Italy Holidays

With Britain's days in the European Union now numbered, holidaymakers looking to take advantage of free movement face a finite window to squeeze in their last few visa-free trips to the continent.

Italy, along with Spain and Greece, remains one of the most popular destinations for Brits - and with good reason: its history, cuisine and climate makes the country an ideal place for an all-inclusive family holiday or a weekend getaway.

Here's what you need to know if you're planning a trip.

What's the appeal?

With quiet, sedate streets, gorgeous Mediterranean beaches and some of the best museums and galleries anywhere in Europe, Italy fits the profile of a family holiday or relaxing getaway far more than it does a boozy party weekend.

That said, the country has excellent continental rail links, and is therefore an ideal stop on a back-packing trip around Europe. Hostels are affordable and tourist-friendly, and major cities like Rome and Milan tend to be cheap compared to London.

Italy also has a proud sporting tradition, with many British tourists heading there in the football season for a sample of a unqiue night-time atmosphere not found anywhere in the English game.

There's a lot to choose from, in other words, which is why we've narrowed it down to our top three must-see landmarks below.

The Colosseum

We're not breaking any new ground here - everyone knows that the Colosseum is Italy's trump card - but it really is one of the best tourist attractions anywhere in Europe, and a prerequisite for anyone heading to the capital.

Venice Canals

While heading to Venice probably isn't a good idea if you've got rambunctious little ones in tow, but any couples looking to put the finishing touches on their romantic weekend need to add it to their itinerary as a matter of priority.

Amalfi Coast

A slightly more left-field choice, the Amalfi Coast is a picturesque stretch of coastline just outside of Naples. There are few better ways to take in Italy's natural beauty than a boat ride around the shore.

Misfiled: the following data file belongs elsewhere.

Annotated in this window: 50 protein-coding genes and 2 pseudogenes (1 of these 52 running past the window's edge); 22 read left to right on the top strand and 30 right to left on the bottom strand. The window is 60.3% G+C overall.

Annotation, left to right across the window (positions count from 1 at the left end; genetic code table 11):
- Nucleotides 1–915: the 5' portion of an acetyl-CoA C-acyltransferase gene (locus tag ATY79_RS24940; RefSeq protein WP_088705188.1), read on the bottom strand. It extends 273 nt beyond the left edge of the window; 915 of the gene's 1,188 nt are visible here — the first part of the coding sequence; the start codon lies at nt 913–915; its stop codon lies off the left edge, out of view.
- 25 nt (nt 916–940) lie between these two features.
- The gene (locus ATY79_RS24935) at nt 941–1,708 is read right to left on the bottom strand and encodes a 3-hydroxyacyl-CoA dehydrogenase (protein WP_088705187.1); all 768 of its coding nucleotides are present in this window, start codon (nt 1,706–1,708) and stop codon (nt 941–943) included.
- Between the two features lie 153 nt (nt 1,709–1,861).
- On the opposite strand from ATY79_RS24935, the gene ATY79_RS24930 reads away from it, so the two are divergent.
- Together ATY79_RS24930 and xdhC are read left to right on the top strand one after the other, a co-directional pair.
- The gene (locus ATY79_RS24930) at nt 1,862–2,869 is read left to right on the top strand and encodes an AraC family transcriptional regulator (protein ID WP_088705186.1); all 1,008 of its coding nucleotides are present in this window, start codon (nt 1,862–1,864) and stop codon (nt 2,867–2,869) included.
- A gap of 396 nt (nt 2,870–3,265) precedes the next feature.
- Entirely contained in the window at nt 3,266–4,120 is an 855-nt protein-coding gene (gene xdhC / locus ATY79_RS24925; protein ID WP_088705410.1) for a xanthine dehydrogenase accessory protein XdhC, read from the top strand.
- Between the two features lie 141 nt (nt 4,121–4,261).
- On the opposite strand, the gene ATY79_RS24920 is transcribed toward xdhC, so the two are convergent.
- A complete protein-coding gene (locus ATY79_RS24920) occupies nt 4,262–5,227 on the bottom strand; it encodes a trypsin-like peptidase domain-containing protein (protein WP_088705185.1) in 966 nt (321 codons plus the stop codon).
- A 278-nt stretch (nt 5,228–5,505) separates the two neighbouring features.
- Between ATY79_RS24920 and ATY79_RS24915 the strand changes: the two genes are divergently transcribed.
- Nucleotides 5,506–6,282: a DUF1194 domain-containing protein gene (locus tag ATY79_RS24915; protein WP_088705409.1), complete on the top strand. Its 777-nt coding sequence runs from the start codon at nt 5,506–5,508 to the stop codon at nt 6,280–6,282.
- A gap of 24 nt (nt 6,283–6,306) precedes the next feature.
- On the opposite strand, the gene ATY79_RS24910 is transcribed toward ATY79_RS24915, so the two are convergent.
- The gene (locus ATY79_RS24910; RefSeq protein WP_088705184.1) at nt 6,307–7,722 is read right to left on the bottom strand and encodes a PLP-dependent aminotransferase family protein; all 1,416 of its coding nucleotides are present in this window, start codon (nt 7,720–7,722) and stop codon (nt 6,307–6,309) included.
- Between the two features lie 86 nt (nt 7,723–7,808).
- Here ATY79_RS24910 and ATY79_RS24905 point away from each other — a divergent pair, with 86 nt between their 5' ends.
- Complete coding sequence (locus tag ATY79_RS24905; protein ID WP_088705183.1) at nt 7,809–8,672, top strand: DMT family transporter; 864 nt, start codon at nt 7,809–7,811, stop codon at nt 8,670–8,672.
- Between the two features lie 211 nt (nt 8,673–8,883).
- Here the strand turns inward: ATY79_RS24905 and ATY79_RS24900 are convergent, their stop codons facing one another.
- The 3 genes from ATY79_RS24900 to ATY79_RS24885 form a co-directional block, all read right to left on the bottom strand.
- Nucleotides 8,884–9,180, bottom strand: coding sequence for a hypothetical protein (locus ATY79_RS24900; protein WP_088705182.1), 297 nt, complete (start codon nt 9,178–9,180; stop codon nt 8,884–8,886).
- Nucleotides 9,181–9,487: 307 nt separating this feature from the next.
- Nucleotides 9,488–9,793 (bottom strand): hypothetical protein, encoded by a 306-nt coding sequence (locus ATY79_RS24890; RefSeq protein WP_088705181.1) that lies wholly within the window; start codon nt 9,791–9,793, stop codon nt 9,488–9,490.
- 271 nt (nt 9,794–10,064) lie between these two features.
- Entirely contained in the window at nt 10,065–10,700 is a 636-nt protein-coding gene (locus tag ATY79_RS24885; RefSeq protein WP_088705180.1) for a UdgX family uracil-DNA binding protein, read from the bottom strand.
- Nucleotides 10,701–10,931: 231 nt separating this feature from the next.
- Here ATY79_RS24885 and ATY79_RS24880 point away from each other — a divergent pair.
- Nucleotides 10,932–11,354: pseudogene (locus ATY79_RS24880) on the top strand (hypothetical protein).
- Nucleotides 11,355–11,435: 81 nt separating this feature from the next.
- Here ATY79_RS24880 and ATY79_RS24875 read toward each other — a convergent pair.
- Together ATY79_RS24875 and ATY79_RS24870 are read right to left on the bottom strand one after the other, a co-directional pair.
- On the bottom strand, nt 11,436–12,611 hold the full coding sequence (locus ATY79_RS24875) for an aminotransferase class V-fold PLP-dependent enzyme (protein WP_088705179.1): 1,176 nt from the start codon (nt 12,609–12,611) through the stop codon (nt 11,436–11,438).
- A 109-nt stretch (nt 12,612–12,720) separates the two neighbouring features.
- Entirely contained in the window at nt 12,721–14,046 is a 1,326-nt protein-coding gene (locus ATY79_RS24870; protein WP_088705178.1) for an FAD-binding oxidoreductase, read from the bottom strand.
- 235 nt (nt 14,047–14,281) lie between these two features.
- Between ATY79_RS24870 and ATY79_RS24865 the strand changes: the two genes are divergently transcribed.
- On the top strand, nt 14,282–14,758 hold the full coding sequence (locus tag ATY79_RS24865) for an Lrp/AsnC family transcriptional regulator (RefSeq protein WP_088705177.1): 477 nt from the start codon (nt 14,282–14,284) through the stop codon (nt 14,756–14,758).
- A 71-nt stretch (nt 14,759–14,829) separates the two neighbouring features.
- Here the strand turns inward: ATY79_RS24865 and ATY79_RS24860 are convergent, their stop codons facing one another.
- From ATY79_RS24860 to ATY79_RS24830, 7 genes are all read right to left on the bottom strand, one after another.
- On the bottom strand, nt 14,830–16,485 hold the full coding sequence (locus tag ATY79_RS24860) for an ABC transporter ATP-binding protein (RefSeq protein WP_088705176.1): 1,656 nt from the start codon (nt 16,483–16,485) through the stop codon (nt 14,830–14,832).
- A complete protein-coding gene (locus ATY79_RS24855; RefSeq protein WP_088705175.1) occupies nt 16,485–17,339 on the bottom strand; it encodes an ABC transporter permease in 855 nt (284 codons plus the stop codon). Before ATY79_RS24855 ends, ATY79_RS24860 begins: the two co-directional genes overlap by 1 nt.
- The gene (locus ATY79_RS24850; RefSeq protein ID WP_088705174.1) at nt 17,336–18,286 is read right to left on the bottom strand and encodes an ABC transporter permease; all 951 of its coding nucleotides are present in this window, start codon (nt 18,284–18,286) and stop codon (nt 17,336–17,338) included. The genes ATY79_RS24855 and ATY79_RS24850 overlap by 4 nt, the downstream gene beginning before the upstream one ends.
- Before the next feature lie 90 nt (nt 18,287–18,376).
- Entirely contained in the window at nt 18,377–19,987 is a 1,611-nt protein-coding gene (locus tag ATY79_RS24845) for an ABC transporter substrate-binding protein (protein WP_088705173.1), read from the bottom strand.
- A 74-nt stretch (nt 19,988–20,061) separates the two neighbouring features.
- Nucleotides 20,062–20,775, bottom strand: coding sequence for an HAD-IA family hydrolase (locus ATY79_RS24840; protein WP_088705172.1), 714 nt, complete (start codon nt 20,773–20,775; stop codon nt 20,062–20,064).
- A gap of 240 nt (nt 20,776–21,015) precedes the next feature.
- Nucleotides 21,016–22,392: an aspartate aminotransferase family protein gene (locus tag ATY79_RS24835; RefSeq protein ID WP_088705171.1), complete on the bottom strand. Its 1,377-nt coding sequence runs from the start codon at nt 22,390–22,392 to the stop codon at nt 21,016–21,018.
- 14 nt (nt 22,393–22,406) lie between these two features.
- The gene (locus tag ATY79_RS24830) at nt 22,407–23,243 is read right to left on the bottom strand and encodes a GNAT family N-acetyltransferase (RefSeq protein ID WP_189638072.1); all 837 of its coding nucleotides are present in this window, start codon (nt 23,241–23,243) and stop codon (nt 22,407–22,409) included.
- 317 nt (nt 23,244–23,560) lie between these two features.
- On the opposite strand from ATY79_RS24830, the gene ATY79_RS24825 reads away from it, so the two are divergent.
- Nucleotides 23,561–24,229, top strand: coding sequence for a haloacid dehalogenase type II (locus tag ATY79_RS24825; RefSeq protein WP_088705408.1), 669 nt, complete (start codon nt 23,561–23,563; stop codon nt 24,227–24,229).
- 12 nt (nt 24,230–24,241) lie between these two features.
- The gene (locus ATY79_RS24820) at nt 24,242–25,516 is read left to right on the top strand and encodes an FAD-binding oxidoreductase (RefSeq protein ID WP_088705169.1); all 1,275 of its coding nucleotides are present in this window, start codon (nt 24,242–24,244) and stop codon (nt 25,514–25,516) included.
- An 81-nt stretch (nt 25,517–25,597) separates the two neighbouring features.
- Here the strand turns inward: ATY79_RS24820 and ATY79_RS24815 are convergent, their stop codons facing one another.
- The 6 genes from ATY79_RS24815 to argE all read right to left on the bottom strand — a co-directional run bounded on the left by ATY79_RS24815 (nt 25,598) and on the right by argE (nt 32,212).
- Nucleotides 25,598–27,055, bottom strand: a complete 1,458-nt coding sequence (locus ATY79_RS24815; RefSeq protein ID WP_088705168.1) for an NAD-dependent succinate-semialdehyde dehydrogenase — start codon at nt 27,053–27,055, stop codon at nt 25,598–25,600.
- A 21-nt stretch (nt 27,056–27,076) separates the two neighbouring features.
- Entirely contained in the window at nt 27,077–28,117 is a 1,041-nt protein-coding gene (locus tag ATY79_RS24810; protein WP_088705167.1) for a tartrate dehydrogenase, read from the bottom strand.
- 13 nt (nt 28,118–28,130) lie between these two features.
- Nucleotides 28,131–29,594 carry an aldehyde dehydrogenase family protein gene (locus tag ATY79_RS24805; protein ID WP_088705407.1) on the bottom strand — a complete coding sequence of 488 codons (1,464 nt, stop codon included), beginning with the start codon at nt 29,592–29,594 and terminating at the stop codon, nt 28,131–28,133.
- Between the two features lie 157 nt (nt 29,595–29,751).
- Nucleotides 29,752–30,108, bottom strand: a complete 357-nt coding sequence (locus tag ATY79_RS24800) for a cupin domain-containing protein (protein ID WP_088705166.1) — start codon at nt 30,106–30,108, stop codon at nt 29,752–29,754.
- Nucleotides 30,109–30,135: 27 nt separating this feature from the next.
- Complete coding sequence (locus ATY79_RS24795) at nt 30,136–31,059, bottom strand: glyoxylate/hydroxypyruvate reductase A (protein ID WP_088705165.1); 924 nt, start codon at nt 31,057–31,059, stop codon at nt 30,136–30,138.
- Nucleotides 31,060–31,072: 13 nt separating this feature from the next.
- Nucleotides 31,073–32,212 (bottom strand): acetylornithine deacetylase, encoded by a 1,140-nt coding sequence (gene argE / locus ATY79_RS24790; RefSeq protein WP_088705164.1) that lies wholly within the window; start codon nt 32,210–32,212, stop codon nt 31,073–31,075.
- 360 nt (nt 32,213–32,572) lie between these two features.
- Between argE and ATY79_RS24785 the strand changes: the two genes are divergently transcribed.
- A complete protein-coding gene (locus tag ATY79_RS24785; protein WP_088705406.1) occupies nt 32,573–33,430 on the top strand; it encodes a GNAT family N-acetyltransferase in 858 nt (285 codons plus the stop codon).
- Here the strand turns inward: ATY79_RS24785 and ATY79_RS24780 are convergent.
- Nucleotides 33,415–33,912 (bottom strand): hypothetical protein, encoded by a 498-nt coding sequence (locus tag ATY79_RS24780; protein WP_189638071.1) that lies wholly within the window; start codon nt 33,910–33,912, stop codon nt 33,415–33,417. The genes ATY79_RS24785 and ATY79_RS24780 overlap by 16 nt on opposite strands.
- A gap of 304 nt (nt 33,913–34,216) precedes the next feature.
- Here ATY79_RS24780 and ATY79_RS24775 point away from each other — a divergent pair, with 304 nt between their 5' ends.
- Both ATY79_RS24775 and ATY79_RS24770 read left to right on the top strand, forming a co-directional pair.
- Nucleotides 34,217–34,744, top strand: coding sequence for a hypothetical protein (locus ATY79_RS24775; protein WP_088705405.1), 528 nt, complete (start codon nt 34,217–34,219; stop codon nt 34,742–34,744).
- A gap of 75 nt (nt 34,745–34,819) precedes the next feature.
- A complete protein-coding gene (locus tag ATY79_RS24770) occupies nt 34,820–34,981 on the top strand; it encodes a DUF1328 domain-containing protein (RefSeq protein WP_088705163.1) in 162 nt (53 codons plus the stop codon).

How much should I budget for?

Unless you absolutely can't go without luxury, the most sensible way to travel to Italy is via budget airlines. Ryanair will fly you from London to Rome and back for under £50, and though they drop you off in the Italian capital's "second" airport, it's still only a short bus ride away from the major hotel districts.

Book all of your accommodation in advance. Italian hotels, particularly in the major cities, tend to be busy, and if you're turning up on the day expecting a room, you could find yourself out of spending money very quickly.

Anyone really trying to pinch the pennies is best off avoiding places like Rome, Florence and Venice altogether. Italy has a booming tourist industry in its small, south coast fishing villages - which can offer a holiday experience every bit as idyllic as the ones you've been reading about in the brochures.

Remember: sightseeing is generally free, and some of Italy's major museums - even in the capital - waive their entrance fees a couple of times a month. If you're coming for the culture, do your research ahead of time and try and plan your trip around when they will be free to enter.

When should I go?

As ever, it's best to avoid peak tourism season - both in terms of flights and accommodation. In Italy, this means the summer months: June, July and August.

For a comparatively affordable holiday, think about going away in the spring time. The weather in the south of Europe is fine this time of year (and, happily, the football season is still on - which means you can catch one of Serie A's top teams in full flow).

Rate This Article

This article has been rated 9 times - 4.11/5 stars

Approved Prices - All Rights Reserved - Privacy Policy - Contact - About